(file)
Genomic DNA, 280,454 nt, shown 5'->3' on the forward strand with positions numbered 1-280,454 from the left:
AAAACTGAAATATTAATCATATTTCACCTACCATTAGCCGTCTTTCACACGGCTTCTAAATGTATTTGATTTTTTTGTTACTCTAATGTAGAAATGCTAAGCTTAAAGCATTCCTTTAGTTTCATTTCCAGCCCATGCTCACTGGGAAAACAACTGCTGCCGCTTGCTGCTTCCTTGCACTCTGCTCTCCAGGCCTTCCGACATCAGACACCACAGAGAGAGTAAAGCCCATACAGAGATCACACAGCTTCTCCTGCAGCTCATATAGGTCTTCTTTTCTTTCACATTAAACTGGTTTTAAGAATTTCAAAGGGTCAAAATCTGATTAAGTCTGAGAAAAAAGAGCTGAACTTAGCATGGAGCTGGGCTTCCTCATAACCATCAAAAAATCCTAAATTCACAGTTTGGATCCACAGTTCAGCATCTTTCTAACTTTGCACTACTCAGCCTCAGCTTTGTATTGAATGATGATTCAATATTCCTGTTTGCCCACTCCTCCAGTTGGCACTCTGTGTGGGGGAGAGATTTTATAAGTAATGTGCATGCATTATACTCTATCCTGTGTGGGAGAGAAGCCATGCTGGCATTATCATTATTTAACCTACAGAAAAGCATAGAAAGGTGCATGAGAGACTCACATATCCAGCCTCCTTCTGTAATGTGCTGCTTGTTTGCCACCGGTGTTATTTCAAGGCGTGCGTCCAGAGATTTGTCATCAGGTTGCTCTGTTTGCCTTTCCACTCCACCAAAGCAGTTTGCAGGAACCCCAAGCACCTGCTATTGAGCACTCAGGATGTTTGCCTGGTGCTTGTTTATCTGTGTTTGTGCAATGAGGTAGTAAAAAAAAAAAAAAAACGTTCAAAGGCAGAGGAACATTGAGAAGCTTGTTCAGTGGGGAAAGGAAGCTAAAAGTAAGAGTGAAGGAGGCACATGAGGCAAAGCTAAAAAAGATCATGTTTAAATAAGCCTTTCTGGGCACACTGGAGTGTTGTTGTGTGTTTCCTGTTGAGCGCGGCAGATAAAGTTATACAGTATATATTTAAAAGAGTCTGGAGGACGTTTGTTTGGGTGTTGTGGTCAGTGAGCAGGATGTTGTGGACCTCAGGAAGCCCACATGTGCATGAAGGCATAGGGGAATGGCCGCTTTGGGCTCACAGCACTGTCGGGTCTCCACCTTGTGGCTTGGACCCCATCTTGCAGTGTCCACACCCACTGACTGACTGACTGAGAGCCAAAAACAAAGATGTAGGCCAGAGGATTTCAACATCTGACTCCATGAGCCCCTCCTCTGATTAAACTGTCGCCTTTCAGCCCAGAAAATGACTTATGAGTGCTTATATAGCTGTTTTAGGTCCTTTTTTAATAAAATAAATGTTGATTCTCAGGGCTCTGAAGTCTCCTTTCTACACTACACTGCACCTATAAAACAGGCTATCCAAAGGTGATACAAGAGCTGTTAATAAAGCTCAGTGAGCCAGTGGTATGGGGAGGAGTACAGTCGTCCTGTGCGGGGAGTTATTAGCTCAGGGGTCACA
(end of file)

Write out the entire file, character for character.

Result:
Genomic DNA, 280,454 nt, shown 5'->3' on the forward strand with positions numbered 1-280,454 from the left:
AAAACTGAAATATTAATCATATTTCACCTACCATTAGCCGTCTTTCACACGGCTTCTAAATGTATTTGATTTTTTTGTTACTCTAATGTAGAAATGCTAAGCTTAAAGCATTCCTTTAGTTTCATTTCCAGCCCATGCTCACTGGGAAAACAACTGCTGCCGCTTGCTGCTTCCTTGCACTCTGCTCTCCAGGCCTTCCGACATCAGACACCACAGAGAGAGTAAAGCCCATACAGAGATCACACAGCTTCTCCTGCAGCTCATATAGGTCTTCTTTTCTTTCACATTAAACTGGTTTTAAGAATTTCAAAGGGTCAAAATCTGATTAAGTCTGAGAAAAAAGAGCTGAACTTAGCATGGAGCTGGGCTTCCTCATAACCATCAAAAAATCCTAAATTCACAGTTTGGATCCACAGTTCAGCATCTTTCTAACTTTGCACTACTCAGCCTCAGCTTTGTATTGAATGATGATTCAATATTCCTGTTTGCCCACTCCTCCAGTTGGCACTCTGTGTGGGGGAGAGATTTTATAAGTAATGTGCATGCATTATACTCTATCCTGTGTGGGAGAGAAGCCATGCTGGCATTATCATTATTTAACCTACAGAAAAGCATAGAAAGGTGCATGAGAGACTCACATATCCAGCCTCCTTCTGTAATGTGCTGCTTGTTTGCCACCGGTGTTATTTCAAGGCGTGCGTCCAGAGATTTGTCATCAGGTTGCTCTGTTTGCCTTTCCACTCCACCAAAGCAGTTTGCAGGAACCCCAAGCACCTGCTATTGAGCACTCAGGATGTTTGCCTGGTGCTTGTTTATCTGTGTTTGTGCAATGAGGTAGTAAAAAAAAAAAAAAAACGTTCAAAGGCAGAGGAACATTGAGAAGCTTGTTCAGTGGGGAAAGGAAGCTAAAAGTAAGAGTGAAGGAGGCACATGAGGCAAAGCTAAAAAAGATCATGTTTAAATAAGCCTTTCTGGGCACACTGGAGTGTTGTTGTGTGTTTCCTGTTGAGCGCGGCAGATAAAGTTATACAGTATATATTTAAAAGAGTCTGGAGGACGTTTGTTTGGGTGTTGTGGTCAGTGAGCAGGATGTTGTGGACCTCAGGAAGCCCACATGTGCATGAAGGCATAGGGGAATGGCCGCTTTGGGCTCACAGCACTGTCGGGTCTCCACCTTGTGGCTTGGACCCCATCTTGCAGTGTCCACACCCACTGACTGACTGACTGAGAGCCAAAAACAAAGATGTAGGCCAGAGGATTTCAACATCTGACTCCATGAGCCCCTCCTCTGATTAAACTGTCGCCTTTCAGCCCAGAAAATGACTTATGAGTGCTTATATAGCTGTTTTAGGTCCTTTTTTAATAAAATAAATGTTGATTCTCAGGGCTCTGAAGTCTCCTTTCTACACTACACTGCACCTATAAAACAGGCTATCCAAAGGTGATACAAGAGCTGTTAATAAAGCTCAGTGAGCCAGTGGTATGGGGAGGAGTACAGTCGTCCTGTGCGGGGAGTTATTAGCTCAGGGGTCACA